Malaysian schools closed, haze spreads to Thailand
| Schools have been closed in Malaysia due to smog from Indonesia blanketing the country creating health and travel problems. The air pollutant index in Shah Alam showed a dangerous reading level of 308 in the past few days. The haze is spreading to Thailand. |
KUALA LUMPUR: Most of the schools in Malaysia were on Monday shut for at
least two days as thick, noxious haze blanketed the country. The hazardous
haze emanates from smoke created by burning of forests in neighbouring
Indonesia. The slash-and-burn practice of burning of forests in summer in Indonesia creates haze that blankets parts of the archipelago and neighbouring Malaysia and
Singapore. Plantation companies in Indonesia, mostly palm oil and paper
companies, burn the forests to clear land for new trees.
Although an annual feature, this time the haze, spreading to Malaysia and
Singapore for about a month, has created health problems. It has now reached
Thailand also. Thousands of acute respiratory tract infections are recorded every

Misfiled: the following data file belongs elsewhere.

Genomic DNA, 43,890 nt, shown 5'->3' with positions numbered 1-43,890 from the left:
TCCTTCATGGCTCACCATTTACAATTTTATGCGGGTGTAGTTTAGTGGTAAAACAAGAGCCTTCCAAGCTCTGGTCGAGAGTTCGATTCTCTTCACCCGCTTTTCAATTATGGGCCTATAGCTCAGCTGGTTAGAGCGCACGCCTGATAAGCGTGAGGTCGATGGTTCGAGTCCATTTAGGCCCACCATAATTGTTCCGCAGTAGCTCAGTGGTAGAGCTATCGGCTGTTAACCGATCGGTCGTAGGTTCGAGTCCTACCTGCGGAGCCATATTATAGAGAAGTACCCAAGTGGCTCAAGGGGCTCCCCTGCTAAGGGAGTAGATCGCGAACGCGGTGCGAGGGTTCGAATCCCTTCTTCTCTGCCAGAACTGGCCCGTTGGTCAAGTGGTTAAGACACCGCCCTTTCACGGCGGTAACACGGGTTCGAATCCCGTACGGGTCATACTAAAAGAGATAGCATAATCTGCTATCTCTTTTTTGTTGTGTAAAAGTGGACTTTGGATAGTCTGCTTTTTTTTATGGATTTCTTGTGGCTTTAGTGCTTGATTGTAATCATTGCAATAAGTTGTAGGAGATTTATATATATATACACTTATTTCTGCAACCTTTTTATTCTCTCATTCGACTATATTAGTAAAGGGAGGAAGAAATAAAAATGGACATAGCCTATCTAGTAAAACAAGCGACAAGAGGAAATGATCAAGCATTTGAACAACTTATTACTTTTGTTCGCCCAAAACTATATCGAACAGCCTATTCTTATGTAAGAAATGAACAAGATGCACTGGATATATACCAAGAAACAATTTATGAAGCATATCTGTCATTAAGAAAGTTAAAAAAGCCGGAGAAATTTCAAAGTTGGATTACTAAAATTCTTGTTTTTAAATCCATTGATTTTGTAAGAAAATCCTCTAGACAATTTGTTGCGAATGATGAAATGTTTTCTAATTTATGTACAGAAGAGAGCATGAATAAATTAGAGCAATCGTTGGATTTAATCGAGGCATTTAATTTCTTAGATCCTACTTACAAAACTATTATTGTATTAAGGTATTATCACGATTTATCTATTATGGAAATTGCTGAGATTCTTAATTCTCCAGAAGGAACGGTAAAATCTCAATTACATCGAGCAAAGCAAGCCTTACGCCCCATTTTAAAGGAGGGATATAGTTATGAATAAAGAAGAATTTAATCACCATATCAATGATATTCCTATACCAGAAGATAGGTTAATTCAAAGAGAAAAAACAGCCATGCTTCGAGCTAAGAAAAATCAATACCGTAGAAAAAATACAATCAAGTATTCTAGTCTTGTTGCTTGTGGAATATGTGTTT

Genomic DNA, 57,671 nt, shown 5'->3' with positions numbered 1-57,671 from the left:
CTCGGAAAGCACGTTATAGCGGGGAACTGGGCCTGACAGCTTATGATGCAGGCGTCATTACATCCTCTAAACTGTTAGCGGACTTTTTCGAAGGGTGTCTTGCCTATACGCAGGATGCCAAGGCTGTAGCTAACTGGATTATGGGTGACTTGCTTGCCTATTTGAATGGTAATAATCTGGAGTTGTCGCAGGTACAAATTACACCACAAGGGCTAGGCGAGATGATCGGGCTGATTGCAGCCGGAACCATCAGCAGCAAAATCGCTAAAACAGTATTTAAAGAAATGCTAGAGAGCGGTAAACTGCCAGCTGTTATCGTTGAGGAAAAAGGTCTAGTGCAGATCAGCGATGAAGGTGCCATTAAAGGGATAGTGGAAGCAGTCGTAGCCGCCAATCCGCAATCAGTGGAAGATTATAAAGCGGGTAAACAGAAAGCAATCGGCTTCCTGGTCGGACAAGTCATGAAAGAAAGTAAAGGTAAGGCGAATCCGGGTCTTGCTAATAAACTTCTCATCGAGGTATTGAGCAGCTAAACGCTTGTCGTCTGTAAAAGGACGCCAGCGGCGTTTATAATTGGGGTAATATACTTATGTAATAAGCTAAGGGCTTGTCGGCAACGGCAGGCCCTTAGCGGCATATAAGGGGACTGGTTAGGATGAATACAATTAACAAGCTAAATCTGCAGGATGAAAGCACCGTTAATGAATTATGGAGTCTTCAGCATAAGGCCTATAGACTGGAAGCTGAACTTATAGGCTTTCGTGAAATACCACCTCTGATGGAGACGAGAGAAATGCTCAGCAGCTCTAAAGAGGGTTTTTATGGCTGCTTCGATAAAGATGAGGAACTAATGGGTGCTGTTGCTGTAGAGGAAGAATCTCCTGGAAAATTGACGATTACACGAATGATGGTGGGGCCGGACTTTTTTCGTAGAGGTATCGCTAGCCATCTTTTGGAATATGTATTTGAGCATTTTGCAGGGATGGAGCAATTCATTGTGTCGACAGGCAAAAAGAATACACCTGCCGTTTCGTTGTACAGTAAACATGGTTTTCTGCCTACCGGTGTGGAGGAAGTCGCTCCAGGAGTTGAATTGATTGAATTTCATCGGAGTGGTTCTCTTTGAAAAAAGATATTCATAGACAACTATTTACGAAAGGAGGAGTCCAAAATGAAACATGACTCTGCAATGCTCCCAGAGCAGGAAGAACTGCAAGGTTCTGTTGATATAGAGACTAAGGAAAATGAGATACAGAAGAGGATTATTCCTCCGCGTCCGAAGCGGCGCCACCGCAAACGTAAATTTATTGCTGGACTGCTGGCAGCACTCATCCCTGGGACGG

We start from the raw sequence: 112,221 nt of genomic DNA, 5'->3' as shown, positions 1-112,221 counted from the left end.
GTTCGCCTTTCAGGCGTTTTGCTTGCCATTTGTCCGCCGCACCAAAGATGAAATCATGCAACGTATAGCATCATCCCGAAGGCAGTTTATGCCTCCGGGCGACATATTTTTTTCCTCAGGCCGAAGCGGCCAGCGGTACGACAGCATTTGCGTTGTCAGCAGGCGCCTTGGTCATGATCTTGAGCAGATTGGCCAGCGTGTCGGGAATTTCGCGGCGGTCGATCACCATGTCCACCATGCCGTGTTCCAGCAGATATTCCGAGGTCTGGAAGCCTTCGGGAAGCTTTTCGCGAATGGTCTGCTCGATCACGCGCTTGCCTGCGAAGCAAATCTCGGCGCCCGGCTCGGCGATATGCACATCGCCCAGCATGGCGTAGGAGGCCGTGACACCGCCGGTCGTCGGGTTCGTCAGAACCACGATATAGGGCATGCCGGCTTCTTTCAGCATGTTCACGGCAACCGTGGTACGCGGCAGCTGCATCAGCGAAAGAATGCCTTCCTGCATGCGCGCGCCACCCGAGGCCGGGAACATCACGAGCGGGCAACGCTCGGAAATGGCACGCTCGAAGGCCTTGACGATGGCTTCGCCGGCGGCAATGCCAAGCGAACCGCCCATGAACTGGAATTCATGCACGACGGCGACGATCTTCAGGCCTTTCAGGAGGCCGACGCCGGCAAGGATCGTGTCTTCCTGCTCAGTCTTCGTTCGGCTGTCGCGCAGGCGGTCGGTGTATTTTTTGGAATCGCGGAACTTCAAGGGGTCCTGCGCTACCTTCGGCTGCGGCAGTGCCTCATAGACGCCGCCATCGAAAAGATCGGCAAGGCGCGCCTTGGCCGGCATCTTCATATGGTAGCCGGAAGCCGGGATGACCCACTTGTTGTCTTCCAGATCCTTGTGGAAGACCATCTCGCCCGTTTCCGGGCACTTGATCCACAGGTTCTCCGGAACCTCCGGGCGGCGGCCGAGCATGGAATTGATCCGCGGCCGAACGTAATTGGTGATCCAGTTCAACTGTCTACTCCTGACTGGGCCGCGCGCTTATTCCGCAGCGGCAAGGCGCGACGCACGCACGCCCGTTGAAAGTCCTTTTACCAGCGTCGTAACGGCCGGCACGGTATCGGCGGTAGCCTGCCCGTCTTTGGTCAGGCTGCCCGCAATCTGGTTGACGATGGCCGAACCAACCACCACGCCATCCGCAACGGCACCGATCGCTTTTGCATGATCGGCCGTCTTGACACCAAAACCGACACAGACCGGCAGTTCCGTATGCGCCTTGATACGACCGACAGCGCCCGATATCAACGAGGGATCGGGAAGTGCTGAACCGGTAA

Malaysia ordered closure of 7,000 schools on Monday and Tuesday. Several
airports in Malaysia were also closed for hours in the past few days due to poor
visibility. An annual marathon in Kuala Lumpur was also among events that had
to be canceled.
Mostly the northern states of Malaysia has been hit the worst. The air pollutant
index in Shah Alam showed a reading of 308 in the past few days. An air
pollutant index reading below 50 is normal, and going above 300 is considered
Indonesian President Joko Widodo has promised action but said mitigative
efforts would take some years for results. He argued that his country was also a
victim of the smog.
Last month also schools were closed in Kuala Lumpur, three adjacent states and
the nearby Putrajaya for days. The authorities distributed free face masks.
Thousands of people in Sumatra and Borneo had fallen ill. Travel was also
disrupted due to poor visibility.
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